Brian Tolle, “Levittown”
— By MICHAEL WILSON
Brian Tolle is best known for his Irish Hunger Memorial, an extraordinary public commission for Battery Park City that incorporates a reconstructed family cottage dating from the time of the Emerald Isle’s infamous potato famine. In his first show at CRG, Tolle again makes reference to domestic architecture, but focuses on more a recent—and more local—example: Levittown, the Long Island housing development, completed in 1951, which became a Stepfordlike exemplar of postwar suburbia.
Here, Tolle transforms the standard Levittown house into soft-sculptural silicone multiples that are too big for dolls but too small for people. Each flaccid box has been paired with a different found object or objects, investing the formerly generic machines-for-living with quirky personality.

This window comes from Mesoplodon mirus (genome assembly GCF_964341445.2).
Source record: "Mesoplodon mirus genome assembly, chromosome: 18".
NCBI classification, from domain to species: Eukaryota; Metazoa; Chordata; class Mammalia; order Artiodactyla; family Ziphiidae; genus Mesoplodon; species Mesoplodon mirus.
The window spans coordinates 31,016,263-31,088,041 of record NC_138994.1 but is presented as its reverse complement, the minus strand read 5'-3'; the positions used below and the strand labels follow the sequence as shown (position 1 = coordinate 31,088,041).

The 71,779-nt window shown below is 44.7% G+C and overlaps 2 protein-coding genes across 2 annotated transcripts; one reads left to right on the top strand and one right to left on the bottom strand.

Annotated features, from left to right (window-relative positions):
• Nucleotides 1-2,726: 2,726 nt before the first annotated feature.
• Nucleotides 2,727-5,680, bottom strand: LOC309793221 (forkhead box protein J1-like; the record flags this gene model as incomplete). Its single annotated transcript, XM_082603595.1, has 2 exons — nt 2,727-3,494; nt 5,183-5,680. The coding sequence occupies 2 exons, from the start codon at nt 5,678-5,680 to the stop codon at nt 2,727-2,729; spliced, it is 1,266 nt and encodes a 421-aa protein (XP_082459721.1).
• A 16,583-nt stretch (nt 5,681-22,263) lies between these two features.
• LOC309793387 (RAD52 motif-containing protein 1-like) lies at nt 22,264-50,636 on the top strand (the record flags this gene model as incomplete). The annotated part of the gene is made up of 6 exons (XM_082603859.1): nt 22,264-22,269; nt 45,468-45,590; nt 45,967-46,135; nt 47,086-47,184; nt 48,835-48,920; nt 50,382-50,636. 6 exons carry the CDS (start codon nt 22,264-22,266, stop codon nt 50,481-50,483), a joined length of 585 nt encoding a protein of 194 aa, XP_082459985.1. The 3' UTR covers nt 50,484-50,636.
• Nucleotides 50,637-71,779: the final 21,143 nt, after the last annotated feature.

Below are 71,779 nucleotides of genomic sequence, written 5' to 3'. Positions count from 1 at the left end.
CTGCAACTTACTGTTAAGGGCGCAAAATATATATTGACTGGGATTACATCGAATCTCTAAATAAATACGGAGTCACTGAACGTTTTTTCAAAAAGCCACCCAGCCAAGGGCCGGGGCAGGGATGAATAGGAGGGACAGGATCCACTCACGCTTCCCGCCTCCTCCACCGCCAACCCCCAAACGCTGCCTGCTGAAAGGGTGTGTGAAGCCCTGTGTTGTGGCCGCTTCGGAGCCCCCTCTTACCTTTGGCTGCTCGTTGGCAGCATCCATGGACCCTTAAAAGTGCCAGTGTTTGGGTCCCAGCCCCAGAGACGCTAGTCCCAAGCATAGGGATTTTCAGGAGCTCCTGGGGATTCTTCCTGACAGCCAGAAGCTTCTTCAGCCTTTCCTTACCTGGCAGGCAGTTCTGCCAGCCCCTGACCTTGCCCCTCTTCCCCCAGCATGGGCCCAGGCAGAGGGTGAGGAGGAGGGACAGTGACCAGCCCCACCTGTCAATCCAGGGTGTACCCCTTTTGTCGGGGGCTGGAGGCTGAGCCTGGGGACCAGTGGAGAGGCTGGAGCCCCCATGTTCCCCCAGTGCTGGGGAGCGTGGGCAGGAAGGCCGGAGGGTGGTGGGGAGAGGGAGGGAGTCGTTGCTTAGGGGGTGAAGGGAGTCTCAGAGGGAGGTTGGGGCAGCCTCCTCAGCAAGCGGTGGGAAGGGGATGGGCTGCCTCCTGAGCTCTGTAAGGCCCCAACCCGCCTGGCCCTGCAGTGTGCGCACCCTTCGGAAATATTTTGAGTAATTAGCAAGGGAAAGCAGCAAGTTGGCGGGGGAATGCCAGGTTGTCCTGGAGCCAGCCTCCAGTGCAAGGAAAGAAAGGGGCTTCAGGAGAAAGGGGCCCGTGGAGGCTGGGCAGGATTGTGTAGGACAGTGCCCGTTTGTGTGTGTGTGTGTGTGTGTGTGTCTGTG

In most cases, the objects are suitably mass-produced and domestic. In Nothing but Net, a bright blue house hangs from a basketball hoop, while in Outgrown, a pink-tinted abode partially smothers a stack of old toys. Elsewhere, cookie-cutter homes are draped over a wheelbarrow and an ironing board; one is stuffed through a tire swing. The different colors and distorted shapes echo that temptation to customize, which utopian schemes inevitably provoke.
Occasionally, Tolle extends this allusion in more overtly political directions. Pinko, for example, features a rose-colored house hanging from a flagpole from the former Soviet Union—a neat reference to Cold War paranoia. But the less overt likes of Father Knows Best, in which a mustard-colored house is wrapped around a “salesman sample recliner,” function most effectively as the uncanny totems of perfection perverted.—Michael Wilson